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Securing a Loan for Your Small Business: A Guide

Small business loans are similar to personal loans, with a few minor differences. How a business structures its debt and manages its cash flow can be the difference between a successful business and one that ultimately fails.

Below, you'll find information on how to time a small business loan and promissory notes and cosigners. To learn more, visit FindLaw's Starting a Business section.

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When To Use Small Business Loans

Many startup owners make the mistake of taking out too many loans too quickly for a new business. Before locking yourself into a loan amount, explore other means of structuring your business or securing financing.

Minimize the number of loans you take out. Your business plan should focus on a timeline of your business's cash flow and customer base. Once established, consider opening a business line of credit or apply for a U.S. Small Business Administration loan (SBA). Suppose payments on the loan start coming due before the business begins producing sufficient revenue to cover them. In that case, it can put serious pressure on the business's cash flow.

Before you start signing loan documents, consider a few alternatives:

  • Operate on a shoestring: Many businesses can initially run on a shoestring budget. It may not sound glamorous, but consider whether you can run your business from a garage, spare room, or online.
  • Consider selling equity: The other primary method of financing a business is to sell an equity stake in the company for a sum of money. That money doesn't have to be paid back—it's essentially an investment like any other. The obvious catch with selling a portion of your company for cash is that you'll lose some control and forfeit some of your profits down the road.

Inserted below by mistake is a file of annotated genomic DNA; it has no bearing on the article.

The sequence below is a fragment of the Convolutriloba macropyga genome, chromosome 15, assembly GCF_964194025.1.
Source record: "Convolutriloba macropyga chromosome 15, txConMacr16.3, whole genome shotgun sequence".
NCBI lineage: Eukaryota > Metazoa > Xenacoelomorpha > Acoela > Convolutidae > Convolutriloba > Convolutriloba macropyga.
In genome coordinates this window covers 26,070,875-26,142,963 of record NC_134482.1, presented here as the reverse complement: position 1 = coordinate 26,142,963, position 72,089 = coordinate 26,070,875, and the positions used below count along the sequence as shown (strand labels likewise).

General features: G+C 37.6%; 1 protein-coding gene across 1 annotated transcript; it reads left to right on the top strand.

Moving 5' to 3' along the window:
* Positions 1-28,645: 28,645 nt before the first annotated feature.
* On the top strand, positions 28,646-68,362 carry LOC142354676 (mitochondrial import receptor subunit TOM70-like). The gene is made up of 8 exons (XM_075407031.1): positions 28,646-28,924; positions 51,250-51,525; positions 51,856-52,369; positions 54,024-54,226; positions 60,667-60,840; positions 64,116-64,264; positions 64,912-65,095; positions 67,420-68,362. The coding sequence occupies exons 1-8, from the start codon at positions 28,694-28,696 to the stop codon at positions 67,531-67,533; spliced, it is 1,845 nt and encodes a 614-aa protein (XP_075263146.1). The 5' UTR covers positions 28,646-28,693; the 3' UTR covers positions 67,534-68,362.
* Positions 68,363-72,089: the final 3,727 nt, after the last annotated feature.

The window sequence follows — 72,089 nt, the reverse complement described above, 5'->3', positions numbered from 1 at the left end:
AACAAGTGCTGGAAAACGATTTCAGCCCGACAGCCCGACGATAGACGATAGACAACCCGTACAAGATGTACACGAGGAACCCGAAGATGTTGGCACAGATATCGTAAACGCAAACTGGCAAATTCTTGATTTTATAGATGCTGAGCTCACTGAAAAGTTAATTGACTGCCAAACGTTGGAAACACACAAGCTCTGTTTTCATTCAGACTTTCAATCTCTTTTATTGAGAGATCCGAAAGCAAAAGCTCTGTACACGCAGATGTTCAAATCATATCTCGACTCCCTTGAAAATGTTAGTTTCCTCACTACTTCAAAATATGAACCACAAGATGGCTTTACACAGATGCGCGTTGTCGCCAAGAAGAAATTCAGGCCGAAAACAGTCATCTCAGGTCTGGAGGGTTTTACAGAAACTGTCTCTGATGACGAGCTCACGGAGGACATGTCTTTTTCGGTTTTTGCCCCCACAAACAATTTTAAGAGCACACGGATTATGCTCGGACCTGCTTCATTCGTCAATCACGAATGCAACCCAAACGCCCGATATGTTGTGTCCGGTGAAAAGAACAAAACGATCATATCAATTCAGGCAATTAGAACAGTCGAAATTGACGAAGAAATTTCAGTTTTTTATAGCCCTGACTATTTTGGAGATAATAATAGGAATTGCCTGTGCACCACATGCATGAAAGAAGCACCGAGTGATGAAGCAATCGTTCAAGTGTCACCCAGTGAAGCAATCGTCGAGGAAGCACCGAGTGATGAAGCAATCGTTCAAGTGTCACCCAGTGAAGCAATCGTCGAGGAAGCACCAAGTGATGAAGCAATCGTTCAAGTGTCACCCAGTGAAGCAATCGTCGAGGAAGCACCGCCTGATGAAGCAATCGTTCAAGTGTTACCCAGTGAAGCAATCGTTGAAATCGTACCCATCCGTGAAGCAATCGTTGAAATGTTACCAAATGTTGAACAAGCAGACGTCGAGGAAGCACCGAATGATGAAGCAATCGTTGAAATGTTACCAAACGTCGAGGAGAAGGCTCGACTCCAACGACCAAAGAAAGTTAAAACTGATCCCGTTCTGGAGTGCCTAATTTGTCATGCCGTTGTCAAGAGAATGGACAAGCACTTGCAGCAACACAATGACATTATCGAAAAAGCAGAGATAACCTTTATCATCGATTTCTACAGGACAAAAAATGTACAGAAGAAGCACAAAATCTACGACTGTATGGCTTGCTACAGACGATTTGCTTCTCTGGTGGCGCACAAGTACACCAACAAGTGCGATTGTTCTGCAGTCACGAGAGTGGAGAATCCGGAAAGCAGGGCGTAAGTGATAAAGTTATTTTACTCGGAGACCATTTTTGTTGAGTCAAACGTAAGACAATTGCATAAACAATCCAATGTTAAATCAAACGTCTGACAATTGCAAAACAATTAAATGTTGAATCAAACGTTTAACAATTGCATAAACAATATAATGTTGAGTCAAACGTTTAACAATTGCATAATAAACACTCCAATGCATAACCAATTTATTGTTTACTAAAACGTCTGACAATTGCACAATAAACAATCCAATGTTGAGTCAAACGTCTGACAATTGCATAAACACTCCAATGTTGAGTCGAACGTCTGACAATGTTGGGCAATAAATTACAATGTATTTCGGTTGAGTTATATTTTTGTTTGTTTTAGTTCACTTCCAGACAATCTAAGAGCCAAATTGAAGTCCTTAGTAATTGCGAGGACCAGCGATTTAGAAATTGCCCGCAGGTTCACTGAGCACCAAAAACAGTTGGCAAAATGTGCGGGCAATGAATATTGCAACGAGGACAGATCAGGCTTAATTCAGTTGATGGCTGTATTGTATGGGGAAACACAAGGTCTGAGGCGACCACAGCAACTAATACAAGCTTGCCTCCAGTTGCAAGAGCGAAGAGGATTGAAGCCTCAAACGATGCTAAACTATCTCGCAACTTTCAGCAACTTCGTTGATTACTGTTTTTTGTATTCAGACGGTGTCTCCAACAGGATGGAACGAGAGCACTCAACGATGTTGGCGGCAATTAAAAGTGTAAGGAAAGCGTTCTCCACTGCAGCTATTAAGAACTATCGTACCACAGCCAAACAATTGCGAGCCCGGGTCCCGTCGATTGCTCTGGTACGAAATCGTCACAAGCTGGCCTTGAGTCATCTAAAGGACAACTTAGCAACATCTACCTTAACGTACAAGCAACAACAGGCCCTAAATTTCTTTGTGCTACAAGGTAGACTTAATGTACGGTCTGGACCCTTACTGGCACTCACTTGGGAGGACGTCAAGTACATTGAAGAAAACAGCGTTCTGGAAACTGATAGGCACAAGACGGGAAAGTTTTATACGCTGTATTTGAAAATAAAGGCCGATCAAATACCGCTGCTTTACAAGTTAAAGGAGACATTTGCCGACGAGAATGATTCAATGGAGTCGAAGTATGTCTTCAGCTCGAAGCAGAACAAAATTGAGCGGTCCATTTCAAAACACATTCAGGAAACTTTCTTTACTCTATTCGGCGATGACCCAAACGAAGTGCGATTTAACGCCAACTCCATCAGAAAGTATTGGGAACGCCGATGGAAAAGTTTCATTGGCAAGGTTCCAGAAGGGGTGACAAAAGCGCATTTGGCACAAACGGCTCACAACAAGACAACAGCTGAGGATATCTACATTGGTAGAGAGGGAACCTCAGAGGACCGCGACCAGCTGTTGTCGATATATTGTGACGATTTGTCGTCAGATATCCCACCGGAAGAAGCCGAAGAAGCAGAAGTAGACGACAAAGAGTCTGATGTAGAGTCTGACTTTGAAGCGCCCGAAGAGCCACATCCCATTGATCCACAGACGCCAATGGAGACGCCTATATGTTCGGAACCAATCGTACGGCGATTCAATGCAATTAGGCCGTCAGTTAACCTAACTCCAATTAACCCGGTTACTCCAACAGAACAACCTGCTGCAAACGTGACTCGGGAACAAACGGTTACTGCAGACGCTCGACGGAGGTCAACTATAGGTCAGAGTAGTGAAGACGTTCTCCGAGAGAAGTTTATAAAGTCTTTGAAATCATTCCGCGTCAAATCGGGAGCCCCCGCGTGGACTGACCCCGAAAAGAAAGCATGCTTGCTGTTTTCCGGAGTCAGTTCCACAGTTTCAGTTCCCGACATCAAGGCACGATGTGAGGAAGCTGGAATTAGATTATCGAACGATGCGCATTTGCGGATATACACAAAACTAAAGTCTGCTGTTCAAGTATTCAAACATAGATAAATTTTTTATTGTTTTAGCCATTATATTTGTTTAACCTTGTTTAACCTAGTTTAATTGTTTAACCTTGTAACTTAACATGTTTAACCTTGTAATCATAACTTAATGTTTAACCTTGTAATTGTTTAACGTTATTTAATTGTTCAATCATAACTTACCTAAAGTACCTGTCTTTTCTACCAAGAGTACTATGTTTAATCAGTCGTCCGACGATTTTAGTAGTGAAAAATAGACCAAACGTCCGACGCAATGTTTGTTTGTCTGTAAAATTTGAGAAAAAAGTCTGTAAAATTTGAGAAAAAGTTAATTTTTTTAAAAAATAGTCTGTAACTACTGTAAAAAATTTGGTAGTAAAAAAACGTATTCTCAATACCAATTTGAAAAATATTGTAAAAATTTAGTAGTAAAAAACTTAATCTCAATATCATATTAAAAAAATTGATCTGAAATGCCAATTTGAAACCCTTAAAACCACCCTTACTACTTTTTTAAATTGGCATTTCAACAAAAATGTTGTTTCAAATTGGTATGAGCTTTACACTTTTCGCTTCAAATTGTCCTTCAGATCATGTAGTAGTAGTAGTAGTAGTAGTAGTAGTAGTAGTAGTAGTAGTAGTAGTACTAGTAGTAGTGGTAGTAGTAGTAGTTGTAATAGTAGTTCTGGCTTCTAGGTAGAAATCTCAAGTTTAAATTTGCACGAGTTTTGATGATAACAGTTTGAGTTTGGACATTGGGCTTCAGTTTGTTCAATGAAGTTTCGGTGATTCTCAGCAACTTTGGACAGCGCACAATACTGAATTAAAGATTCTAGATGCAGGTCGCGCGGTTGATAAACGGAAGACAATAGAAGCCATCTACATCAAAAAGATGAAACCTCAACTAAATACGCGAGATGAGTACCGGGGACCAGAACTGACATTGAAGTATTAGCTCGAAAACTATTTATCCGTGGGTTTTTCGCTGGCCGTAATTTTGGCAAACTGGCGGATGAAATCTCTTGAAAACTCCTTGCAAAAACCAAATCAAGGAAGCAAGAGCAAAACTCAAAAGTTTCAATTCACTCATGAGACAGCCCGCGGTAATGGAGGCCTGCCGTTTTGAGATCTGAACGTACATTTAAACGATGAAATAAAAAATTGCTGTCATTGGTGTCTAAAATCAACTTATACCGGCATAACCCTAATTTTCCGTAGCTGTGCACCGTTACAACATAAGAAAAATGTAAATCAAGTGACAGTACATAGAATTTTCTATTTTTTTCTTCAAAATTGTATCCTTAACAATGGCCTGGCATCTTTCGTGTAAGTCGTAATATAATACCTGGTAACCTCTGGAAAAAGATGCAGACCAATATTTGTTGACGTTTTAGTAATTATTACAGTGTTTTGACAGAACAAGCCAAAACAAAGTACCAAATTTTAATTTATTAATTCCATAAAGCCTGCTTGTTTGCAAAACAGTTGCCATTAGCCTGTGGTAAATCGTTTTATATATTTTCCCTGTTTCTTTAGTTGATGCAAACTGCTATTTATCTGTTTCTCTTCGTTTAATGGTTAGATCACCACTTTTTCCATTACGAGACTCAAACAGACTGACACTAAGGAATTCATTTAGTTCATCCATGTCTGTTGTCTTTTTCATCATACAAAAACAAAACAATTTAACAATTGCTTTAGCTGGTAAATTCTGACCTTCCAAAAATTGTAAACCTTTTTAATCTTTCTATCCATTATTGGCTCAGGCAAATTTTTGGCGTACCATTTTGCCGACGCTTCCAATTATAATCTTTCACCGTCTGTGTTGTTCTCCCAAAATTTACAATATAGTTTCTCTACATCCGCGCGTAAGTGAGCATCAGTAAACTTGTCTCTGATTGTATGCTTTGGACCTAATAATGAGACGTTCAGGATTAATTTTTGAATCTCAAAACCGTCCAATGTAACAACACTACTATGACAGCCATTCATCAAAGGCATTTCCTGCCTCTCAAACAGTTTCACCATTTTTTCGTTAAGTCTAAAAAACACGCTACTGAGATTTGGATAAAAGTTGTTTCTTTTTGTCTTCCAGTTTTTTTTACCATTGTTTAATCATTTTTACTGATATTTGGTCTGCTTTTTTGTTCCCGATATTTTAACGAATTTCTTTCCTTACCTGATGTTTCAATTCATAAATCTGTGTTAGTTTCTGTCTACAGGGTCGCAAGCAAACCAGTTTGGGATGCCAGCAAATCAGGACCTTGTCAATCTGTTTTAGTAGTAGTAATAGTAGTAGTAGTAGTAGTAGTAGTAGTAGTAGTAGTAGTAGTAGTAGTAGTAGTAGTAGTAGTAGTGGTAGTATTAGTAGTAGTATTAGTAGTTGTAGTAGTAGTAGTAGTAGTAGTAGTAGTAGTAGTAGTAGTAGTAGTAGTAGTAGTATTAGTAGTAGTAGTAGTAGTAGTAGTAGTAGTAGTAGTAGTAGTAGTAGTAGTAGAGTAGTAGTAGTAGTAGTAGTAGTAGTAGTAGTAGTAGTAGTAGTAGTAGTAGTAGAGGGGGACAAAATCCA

• Talk to family and friends: Friends and family might be able to support your business idea. While still technically loans, you can generally get much more favorable terms from friends and family than from a financial institution. Even if their loans are small, enough small loans from friends and family can really help make a difference, especially in the beginning.

Make sure you adequately document loans from friends and family to ensure clarity and understanding down the road.

Where To Get a Loan

Your personal and business credit scores determine where you can apply for a loan. Lower interest rates are available to businesses with high creditworthiness or that provide a downpayment.

Commercial loans are different for borrowers than personal loans. Of course, all the same financial institutions that would give you a personal loan will probably be able to help you with a business loan as well. These financing options include:

Government entities like the Small Business Association (SBA) may be able to offer you loans as well. The SBA loan programs provide small business owners loans when they can't secure loans from a traditional bank. SBA loan programs require SBA lenders to enact eligibility requirements, such as:

  • Inability to secure financing from a financial institution
  • Bad credit or a minimum credit score
  • Minimal working capital

Many states and larger cities also have local organizations designed to stimulate business investment. These small business financing programs can be found through your local chamber of commerce or Small Business Development Centers. These specialized business organizations often offer discounted loan rates due to government subsidizing.

Documents Needed for Small Business Financing

Entrepreneurs will need the following when applying for small business loans:

  • Average annual revenue
  • Bank statements from your bank account (if open)
  • Credit history
  • Personal financial statements
  • Personal guarantee if you are a sole proprietor or solo member LLC
  • Tax returns (personal and business)